Was 2011 as Rosy as N. Baraka Makes out?
A press conference was held a week ago in Rabat, during which Finance Minister Nizar Baraka and his Budget liaison Driss Azami presented journalists with their primary findings on Morocco’s economic performances for 2011.
I would like to start off with the conference’s closing statement:
LE MAROC A FAIT FACE AVEC SUCCÈS AUX GRANDS DÉFIS ENGENDRÉS PAR LA CRISE MONDIALE :
Après plusieurs années de politiques macroéconomiques et de réformes politiques avisées, le Maroc a disposé des marges de manoeuvres nécessaires pour affronter la crise internationale de 2009 et répondre aux demandes sociales qui se sont exprimées lors du Printemps arabe en 2011.
Dans cette conjoncture difficile, le Maroc a enregistré de bonnes performances économiques ainsi qu’une amélioration de ses indicateurs sociaux.
But did it? While it is understood Morocco has engaged in structural macroeconomic reforms, it seems the presentation exaggerates the effects of these reforms; In fact, the only viable policy to display efficiency was the steady decrease in Debt relative to GDP, a sound policy scrupulously carried out for almost 20 years. This has allowed for discretionary spendings and borrowings in the last two years, but this is hardly a victory.
In fact, the euphemism used to justify the obtained ‘room for manoeuvre’ hardly provides a disguise for the response to social demands; the Compensation Fund was short of some 18Bn, and a matter of ‘national interest’ was invoked to wrestle executive control over the money. For reference, 18Bn dirhams represents:
* 96% of total domestic VAT receipts
* 90% of total foreign borrowings accounted for in the 2012 Budget Bill
* 71% of total income tax receipts
* 8% of total receipts for the Budget.
that amount of money was appropriated with no parliamentary oversight, since the ‘national interest’ motive allows MINEFI officials to go ahead with it. Macroeconomic reforms have failed in that respect to make sure money is properly appropriated, I would argue.
And there goes another policy mistake: while the last government aggressively supported the compensation fund, it has also taken away some of its subsidies by means of VAT receipts; the presentation reports the stunning figure of 6% VAT receipts relative to GDP, about the same amount spent on compensation: 48Bn dirhams giveth and taketh away – with perhaps some snide trickle-down effects that harm purchasing power and middle class wealth. Even more disturbing is the fact that Income tax receipts have decreased after the 2008 tax code reform, and that is mainly due to the scrapping of the 42% marginal rate. Ironically, the presentation boasts:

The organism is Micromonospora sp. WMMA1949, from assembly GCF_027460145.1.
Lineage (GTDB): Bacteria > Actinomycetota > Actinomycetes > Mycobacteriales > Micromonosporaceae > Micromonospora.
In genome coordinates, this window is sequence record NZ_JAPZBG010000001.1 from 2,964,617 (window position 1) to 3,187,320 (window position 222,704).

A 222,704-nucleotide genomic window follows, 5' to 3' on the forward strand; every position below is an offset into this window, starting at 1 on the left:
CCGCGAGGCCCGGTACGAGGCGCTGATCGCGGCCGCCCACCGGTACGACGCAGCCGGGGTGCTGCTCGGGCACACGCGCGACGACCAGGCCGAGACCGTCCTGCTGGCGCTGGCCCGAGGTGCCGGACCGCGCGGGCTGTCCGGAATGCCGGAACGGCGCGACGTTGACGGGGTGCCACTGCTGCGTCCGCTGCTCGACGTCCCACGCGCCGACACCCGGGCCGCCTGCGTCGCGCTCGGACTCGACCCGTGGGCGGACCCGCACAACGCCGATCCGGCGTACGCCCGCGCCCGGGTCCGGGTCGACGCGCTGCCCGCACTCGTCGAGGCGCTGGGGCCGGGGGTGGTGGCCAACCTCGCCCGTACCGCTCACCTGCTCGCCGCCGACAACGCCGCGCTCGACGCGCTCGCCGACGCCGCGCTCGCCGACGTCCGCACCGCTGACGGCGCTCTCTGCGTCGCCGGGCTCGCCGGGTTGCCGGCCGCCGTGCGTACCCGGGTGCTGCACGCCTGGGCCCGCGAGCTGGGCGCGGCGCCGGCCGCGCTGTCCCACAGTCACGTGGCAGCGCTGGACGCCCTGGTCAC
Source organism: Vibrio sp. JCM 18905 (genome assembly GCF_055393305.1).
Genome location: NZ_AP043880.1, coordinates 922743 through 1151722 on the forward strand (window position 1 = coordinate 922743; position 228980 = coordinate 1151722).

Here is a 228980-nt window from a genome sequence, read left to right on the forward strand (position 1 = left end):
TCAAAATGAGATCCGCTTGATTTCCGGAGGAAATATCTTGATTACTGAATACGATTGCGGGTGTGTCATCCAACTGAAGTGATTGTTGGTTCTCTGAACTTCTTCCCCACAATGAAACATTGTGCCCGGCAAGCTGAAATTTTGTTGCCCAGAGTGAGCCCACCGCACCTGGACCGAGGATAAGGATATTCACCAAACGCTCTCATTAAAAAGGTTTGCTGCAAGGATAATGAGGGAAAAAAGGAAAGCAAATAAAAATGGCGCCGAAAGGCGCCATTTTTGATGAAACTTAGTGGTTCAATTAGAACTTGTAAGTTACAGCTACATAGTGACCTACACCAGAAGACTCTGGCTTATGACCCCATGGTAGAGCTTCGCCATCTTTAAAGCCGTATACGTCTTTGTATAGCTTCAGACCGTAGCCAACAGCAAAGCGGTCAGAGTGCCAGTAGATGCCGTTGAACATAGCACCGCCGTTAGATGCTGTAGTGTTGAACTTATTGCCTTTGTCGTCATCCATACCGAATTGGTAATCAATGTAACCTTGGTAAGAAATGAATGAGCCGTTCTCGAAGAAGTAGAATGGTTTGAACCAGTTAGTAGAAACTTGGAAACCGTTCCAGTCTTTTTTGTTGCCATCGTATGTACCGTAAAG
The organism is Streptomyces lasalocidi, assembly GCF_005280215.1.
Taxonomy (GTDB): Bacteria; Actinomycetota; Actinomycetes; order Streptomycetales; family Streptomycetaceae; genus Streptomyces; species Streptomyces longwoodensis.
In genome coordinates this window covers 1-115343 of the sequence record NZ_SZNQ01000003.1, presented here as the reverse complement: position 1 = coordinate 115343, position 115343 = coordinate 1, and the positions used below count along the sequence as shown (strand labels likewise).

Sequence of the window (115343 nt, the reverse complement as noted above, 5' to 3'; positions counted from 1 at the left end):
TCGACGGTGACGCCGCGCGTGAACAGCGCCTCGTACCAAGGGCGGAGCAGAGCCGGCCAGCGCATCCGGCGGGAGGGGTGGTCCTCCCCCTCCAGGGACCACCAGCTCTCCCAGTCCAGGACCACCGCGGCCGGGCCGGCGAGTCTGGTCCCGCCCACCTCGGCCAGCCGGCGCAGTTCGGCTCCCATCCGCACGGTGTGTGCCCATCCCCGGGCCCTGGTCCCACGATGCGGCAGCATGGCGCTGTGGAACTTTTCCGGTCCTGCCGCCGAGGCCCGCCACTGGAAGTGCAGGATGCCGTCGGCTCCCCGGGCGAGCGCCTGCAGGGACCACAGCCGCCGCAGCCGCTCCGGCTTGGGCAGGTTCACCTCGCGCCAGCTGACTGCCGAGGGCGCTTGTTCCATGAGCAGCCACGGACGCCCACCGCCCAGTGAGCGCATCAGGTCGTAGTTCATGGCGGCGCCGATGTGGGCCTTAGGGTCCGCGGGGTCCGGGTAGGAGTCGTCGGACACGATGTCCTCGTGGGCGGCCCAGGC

Une hausse des dépenses ordinaires sous l‘effet de l’aggravation de la charge de la compensation et des mesures prises dans le cadre du dialogue social.
“dialogue social” indeed…
There are many hidden facts in this seemingly triumphalist communiqué, perhaps most importantly the claim that inflation was ‘tamed’, to an average of 1.8% between 1996 and 2011, compared to 6.2% between 1990 and 1995. Be that as it may, but the claim overlooks the recent change in CPI computations – the new ICV-based inflation index has been computed with a relatively inflationary base year (2006) and core inflation tends to disparage the volatility effect on households’ purchasing power. The minister couldn’t have picked a worse indicator, even with a break down analysis per category. non-food inflation rate of 0.6% increase with a 3.3% base inflation year does not tell much about the government’s policy towards price control. For the record, this is not the first time minister Nizar Baraka has stumbled over figures, mind you.
Unemployment has not improved much as well:
LE TAUX DE CHÔMAGE DES JEUNES ET DES DIPLÔMÉS DEMEURE ÉLEVÉ
since it is an established fact that unemployment in Morocco falls heavier on graduates and young individuals. And there goes one particular aspect of the ‘Moroccan Exception’: economic theory stipulates unemployment should be lower among those with labour skill, usually signalled with a degree; But the sorry state of Morocco’s basic and higher education creates a perverse state whereby universities tend to produce unemployed graduates – who usually consider public sectors jobs as rightfully theirs and refuse, for those keen to challenge common sense, point-blank to work somewhere else.
The trouble is, opposition and government alike are bound to uphold that rosy picture. At one point or the other in the selected time frame (1990-2011) each and every major political party has been associated with government, or sanctioned these policies (including MPDC-turned-PJD in 1997 for a while) and a strange consensus is strongly established to defend a common record, hence denying it any particular scrutiny.